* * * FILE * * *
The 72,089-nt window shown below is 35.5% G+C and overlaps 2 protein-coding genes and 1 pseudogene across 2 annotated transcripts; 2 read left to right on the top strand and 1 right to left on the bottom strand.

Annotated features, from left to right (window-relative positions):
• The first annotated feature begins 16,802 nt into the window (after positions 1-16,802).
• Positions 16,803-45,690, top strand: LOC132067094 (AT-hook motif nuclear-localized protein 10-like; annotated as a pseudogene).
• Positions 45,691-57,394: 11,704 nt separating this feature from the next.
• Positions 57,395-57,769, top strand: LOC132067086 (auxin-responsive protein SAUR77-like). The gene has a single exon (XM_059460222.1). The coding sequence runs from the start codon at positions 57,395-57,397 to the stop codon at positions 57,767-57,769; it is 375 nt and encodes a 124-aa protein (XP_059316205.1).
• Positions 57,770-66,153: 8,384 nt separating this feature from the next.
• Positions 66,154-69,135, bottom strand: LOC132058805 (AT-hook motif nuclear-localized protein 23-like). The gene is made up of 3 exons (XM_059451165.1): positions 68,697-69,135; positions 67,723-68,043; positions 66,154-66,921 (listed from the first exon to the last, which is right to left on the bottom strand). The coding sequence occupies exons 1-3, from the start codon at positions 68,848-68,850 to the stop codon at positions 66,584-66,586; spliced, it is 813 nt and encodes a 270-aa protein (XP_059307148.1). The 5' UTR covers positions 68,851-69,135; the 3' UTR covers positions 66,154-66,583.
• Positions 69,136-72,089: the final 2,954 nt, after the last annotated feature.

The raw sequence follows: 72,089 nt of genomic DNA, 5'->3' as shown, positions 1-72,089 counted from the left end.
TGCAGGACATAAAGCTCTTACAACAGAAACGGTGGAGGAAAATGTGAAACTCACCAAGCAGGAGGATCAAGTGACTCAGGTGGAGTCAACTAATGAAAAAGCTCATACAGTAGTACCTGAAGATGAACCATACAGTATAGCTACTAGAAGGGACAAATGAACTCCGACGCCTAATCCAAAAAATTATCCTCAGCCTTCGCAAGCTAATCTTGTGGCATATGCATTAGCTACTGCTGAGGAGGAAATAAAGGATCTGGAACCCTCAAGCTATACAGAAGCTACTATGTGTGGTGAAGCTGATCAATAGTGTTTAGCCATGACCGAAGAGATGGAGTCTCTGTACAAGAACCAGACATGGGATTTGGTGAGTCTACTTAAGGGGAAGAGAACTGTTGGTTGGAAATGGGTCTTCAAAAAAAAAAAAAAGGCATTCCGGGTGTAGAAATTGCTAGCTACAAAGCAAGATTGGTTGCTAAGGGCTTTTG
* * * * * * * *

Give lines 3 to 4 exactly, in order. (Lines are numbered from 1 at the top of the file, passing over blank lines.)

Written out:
• The first annotated feature begins 16,802 nt into the window (after positions 1-16,802).
• Positions 16,803-45,690, top strand: LOC132067094 (AT-hook motif nuclear-localized protein 10-like; annotated as a pseudogene).